Goals are important, whether we have ADD ADHD or not
In prison ministry, we notice that many of the men do not have the concept of goals other than short term “I want this now”.
Goals help us with focus, planning and setting priorities, and motivation, all of which are issues with ADD ADHD.
Very short-term goals would include the to do lists, and we feel satisfaction when we get something done, which gives us more motivation to move on to the next thing.
When I list longer term goals, it’s useful to write down the steps I need to do to move towards them. This is the concept of “small steps”, and also motivates me and helps me get moving.
My goal is to become a better guitar player, but my immediate step is to learn to play a G chord using my little finger. It’s hard.
My long-term goals need to be aligned with and reflect my values. I try to check them every six months and see if how I’m spending my time is congruent with those goals and if I’m making progress. Again, under each goal. I list things I can do to move towards it.
Here is Scott’s great strategy from his comment:
I like to make a list of things that are important to me; Marriage, Work, Exercise, my Boat, dealing with ADD, etc., and then under each heading I write some things that I can do to help with that. Sometimes these are things I do once and they are done, like finishing a specific project. Sometimes they are ongoing things, like remembering to use specific strategies for dealing with my ADD. Then I put that list in a place, like on a wall, where I will see it on a regular basis, so it reminds me of those things that are important and what I can do to support those things in my life. Throughout the year I may update my list if I think of something appropriate, come up with a new strategy, or finish a project that is on the list. Sometimes I put a date next to a crossed out project and that allows me to see progress, but it isn’t a to-do list. It is more like a reminder of what I consider important and how I plan on achieving that.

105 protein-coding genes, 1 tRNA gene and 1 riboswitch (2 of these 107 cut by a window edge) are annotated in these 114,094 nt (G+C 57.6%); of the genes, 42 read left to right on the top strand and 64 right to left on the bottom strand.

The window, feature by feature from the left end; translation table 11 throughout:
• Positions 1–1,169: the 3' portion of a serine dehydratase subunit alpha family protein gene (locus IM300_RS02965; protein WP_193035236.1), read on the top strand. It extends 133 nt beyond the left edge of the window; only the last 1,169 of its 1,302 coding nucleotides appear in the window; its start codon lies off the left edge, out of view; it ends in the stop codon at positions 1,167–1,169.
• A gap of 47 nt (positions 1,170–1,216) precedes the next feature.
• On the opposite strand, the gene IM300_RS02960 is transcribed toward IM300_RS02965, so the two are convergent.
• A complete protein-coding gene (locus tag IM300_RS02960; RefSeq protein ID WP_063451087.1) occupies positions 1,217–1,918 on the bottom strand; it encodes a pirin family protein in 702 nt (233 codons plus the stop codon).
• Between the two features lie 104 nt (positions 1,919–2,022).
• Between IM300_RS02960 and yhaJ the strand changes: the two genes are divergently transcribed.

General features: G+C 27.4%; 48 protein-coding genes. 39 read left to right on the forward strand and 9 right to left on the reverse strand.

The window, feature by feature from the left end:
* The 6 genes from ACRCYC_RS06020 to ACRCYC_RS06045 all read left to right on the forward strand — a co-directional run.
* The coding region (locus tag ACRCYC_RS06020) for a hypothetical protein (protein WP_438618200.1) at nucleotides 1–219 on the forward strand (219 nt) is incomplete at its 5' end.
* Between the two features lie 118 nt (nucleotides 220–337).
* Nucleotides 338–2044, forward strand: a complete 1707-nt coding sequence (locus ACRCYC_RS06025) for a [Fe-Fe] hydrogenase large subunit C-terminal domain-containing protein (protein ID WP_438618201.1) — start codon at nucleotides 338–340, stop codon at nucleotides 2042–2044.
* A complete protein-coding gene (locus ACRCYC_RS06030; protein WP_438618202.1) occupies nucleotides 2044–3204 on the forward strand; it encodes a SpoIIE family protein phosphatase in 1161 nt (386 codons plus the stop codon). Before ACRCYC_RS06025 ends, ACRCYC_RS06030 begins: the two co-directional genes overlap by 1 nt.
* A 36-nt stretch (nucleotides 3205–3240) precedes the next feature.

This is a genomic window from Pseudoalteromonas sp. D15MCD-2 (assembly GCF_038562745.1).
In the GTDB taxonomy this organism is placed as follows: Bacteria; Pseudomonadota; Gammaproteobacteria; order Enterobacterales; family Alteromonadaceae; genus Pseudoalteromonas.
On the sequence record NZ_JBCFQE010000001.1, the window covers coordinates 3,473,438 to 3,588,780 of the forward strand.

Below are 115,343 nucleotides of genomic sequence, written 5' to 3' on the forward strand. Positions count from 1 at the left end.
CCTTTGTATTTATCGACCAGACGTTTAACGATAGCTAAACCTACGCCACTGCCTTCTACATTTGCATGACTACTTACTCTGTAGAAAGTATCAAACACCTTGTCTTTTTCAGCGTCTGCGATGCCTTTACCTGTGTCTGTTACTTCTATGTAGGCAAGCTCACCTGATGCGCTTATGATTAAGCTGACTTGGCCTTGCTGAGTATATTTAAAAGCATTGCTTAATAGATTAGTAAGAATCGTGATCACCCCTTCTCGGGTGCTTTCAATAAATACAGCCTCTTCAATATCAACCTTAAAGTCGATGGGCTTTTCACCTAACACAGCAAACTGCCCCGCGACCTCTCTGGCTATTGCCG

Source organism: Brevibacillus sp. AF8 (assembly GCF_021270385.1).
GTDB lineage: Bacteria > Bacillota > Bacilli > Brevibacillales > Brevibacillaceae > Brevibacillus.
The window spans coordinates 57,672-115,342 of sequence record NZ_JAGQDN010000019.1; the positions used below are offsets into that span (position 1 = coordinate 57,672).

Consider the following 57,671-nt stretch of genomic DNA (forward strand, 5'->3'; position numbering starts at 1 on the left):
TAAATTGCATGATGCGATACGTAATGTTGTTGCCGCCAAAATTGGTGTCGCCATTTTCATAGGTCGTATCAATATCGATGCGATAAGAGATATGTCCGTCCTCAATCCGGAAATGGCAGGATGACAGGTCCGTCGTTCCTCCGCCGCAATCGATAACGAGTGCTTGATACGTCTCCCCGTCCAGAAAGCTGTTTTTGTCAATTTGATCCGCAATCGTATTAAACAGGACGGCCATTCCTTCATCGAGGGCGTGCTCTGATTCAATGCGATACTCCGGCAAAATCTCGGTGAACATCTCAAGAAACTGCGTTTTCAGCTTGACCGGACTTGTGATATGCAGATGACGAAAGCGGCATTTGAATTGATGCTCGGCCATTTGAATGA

We ADDers tend to set goals that are impossible, always overestimating what we can do and being unable to assess how much time we have to do it in. This leads to demoralization, procrastination, stagnation, and inertia ( Is that a little repetitive?)
Set goals a little under what you can achieve. When you reach one, you can always cross it off and set a new goal (Does this sound a little un-American? Or just un-ADD?).
Some of my current goals include losing weight (but I hate to think of the steps that are involved), being a better husband, and producing quality blog posts. We’ll see how it goes.
Writing this, I realize I also tend to set too many goals – prioritizing is another ADD ADHD issue.